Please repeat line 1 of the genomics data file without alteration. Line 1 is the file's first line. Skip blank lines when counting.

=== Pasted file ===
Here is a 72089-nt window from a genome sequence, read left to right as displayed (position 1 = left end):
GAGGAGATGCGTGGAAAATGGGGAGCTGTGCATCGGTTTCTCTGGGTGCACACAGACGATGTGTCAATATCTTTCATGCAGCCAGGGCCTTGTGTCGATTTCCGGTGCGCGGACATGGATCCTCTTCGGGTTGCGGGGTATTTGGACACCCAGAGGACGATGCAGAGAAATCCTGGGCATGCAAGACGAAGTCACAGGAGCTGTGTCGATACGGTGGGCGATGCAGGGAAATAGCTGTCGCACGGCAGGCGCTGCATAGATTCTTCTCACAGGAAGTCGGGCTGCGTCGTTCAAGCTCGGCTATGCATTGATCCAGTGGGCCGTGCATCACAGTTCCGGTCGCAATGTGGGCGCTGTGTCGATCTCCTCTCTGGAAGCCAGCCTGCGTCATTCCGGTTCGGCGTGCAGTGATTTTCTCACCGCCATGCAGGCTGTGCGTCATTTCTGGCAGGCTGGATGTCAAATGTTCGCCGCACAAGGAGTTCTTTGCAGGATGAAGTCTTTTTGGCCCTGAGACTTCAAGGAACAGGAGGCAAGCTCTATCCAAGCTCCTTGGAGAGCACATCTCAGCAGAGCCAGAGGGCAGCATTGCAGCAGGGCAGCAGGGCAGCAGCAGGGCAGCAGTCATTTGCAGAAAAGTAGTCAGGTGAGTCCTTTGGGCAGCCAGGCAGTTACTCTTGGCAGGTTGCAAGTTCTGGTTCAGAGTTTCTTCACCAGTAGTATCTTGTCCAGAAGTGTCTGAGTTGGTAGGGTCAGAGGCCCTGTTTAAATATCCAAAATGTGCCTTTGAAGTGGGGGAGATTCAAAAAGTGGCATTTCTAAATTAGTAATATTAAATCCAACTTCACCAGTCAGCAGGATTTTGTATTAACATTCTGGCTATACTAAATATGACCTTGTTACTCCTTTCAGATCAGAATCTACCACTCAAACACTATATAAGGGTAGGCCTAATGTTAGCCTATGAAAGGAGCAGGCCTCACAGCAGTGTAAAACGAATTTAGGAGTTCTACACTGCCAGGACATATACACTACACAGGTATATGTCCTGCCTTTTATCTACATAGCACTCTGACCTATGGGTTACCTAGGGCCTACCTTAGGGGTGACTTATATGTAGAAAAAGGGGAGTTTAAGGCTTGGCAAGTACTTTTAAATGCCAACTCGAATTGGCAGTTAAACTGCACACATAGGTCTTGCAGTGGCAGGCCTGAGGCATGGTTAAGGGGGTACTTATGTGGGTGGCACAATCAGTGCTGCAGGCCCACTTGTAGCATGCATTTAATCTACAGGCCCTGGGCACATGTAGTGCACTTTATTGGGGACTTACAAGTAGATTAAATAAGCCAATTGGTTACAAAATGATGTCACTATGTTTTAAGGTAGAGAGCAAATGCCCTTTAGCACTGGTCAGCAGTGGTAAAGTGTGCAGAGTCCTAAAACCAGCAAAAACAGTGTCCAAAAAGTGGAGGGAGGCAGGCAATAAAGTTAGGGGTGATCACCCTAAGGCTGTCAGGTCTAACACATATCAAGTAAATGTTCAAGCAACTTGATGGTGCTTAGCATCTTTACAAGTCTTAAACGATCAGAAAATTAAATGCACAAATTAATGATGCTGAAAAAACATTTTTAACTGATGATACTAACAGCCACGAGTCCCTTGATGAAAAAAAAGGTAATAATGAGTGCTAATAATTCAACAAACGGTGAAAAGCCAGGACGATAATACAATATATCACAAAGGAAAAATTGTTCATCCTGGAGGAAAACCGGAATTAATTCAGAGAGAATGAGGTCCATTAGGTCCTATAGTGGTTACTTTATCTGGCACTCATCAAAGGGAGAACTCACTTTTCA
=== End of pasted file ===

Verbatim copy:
Here is a 72089-nt window from a genome sequence, read left to right as displayed (position 1 = left end):